By Kim So-hyun
SEOUL - THE government is suspected of having kicked leaks of confidential information to a Chinese woman in Shanghai into the long grass, as it learned of her affairs with South Korean diplomats in November.
The consulate in Shanghai sent back two officers who allegedly had inappropriate relationships with the woman, Deng Xinming, to Seoul early November citing "personal problems."
The men identified only by their initials H and K were interrogated two months later by the Justice Ministry and the Prime Minister's Office, and neither was punished.
H had violated regulations to issue a tourist visa to Deng when she already held a spouse visa after marrying a Korean man, but the case was closed as he resigned and fled to China last month.
This is against the rules that ban the government from accepting resignations of officials under internal probes over irregularities.
A division within the Prime Minister's Office in charge of investigating public officials' ethics code violations questioned H, K and another former diplomat with the initial P after receiving a complaint from Deng's husband in December.
The division confirmed the leak of confidential data such as the consulate's visa records and mobile phone numbers of senior officials and politicians to Deng as well as the diplomats' affairs with her, but did no more than quietly inform the ministries they belonged to.
K was found to have given Deng President Lee Myung-bak's itinerary during his visit to Shanghai last May. K is currently working at the Finance Ministry.
The probe into the so-called "Shanghai scandal" is belatedly picking up pace after news reports threw the case into the spotlight Tuesday.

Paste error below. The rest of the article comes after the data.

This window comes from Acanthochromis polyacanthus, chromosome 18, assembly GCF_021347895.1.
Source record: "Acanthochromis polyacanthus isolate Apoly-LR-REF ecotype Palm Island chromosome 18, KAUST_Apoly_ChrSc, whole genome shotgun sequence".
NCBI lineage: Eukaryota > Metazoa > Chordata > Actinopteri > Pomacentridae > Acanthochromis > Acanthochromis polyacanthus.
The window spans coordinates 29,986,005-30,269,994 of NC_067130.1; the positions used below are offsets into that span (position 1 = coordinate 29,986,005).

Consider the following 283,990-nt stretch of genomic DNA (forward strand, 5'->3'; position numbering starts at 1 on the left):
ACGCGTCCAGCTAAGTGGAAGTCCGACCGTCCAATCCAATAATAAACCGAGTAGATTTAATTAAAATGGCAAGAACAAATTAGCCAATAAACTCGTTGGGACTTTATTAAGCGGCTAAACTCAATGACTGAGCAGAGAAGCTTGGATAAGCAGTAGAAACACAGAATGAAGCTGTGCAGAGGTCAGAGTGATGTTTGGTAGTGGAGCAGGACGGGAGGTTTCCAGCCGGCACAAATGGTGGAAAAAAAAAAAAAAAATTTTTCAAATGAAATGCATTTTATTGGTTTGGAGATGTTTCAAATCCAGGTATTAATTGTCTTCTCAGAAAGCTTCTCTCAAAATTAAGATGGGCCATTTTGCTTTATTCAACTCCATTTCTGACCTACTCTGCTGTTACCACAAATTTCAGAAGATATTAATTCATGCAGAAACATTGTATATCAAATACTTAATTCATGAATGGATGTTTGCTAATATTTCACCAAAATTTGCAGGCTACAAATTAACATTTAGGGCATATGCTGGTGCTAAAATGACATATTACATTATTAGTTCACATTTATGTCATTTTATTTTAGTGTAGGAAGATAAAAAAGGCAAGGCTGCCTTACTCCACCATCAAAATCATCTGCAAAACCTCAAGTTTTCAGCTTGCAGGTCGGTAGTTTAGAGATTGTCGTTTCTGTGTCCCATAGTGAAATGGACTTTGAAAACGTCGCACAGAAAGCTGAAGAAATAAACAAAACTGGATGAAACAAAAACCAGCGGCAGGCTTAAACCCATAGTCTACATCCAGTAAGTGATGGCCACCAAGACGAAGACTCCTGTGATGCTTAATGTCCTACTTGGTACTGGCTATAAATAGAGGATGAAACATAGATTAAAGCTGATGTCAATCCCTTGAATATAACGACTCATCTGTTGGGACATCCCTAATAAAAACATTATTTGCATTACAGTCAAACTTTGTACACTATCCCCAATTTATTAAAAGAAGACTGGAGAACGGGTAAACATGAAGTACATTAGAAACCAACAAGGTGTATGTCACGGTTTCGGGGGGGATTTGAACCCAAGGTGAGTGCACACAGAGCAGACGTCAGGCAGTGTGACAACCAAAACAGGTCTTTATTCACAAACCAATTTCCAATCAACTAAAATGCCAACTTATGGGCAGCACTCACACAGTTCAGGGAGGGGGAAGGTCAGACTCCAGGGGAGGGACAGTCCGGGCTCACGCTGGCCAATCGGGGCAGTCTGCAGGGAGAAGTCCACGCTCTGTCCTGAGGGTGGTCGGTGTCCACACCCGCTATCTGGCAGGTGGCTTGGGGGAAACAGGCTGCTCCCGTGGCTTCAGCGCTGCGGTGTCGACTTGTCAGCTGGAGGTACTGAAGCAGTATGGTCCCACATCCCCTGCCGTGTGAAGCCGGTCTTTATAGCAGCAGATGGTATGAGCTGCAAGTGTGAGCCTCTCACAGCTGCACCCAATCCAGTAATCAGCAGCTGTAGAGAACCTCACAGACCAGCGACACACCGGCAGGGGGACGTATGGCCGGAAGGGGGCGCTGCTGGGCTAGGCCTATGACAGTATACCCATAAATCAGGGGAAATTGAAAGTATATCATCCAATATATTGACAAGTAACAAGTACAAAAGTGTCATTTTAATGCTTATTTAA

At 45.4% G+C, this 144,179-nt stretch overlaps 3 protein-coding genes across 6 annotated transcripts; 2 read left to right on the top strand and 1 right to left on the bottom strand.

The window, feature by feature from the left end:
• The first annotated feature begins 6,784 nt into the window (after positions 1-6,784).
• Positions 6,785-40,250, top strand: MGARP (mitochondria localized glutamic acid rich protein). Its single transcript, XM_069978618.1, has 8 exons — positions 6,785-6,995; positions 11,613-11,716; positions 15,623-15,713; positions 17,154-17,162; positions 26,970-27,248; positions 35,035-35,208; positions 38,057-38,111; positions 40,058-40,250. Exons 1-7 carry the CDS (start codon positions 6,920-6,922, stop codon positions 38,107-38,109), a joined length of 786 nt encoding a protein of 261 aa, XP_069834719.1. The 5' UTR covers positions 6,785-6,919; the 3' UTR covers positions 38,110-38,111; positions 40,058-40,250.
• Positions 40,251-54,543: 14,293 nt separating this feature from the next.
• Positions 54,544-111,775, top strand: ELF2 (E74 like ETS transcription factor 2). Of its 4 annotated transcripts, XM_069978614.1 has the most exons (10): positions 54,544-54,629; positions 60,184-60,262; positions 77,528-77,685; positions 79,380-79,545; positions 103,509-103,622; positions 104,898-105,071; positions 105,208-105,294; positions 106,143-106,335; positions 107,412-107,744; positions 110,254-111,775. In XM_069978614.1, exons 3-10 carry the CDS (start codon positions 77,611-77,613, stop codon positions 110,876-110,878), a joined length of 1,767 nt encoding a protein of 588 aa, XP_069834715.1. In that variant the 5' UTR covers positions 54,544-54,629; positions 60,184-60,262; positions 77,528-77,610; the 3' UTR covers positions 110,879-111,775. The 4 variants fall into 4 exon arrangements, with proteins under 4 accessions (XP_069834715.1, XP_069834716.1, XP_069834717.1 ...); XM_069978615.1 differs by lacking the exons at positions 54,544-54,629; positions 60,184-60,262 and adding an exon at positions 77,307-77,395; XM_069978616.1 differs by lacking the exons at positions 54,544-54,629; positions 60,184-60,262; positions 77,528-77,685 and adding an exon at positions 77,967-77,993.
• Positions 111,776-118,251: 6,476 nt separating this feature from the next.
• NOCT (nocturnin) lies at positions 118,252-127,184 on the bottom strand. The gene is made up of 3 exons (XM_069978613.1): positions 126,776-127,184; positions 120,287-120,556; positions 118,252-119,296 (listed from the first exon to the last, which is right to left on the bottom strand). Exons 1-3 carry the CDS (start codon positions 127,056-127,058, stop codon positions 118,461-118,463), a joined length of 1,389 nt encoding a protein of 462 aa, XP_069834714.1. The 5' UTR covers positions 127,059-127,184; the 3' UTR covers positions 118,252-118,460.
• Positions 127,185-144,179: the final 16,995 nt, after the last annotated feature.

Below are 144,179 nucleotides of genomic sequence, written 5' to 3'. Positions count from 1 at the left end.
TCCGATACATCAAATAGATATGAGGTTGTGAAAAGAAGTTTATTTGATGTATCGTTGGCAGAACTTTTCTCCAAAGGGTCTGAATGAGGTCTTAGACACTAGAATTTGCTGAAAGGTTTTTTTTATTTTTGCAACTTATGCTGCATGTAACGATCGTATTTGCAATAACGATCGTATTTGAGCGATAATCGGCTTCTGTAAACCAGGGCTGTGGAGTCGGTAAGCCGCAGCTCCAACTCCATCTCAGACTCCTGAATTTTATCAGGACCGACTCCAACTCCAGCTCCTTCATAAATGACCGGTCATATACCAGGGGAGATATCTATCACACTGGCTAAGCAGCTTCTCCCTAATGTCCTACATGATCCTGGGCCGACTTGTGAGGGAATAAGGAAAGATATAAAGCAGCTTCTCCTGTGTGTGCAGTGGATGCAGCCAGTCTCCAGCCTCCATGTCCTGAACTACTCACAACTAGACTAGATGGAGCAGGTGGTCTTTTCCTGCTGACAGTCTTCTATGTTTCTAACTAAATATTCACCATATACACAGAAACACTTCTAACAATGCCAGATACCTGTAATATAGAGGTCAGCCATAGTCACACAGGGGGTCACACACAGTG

The division under the Prime Minister's Office interrogated Kim Jung-ki, former consul-general in Shanghai, for a second day Wednesday. It is also considering summoning H, K and P for additional questioning.
K disclosed a new piece of evidence Wednesday to support his claim that he was threatened by Deng.
The note, which he said was written by Deng, makes threats to his son's safety.
K met Deng around November 2008 upon his arrival in Shanghai when she helped him when his luggage got caught up at the Chinese customs. He consulted her on preparations for the Shanghai Expo, but got into a fight with her last May over visa issues and has been threatened since, according to K.
Foreign Minister Kim Sung-hwan said Wednesday that the government plans to launch a joint investigation into the scandal and apologized for the "shameful incident" at the consulate.
Kim's remarks came as lawmakers on the committee on foreign affairs, trade and unification slammed the government for its insufficient prior response to the case.
Ruling and opposition legislators called for a thorough investigation and punishment by the prosecution during the committee meeting Wednesday.
Slack discipline of diplomatic missions also became an issue as the consulate in Shanghai had been caught for visa issuances twice before, according to reports released by the Board of Audit and Inspection in December 2009.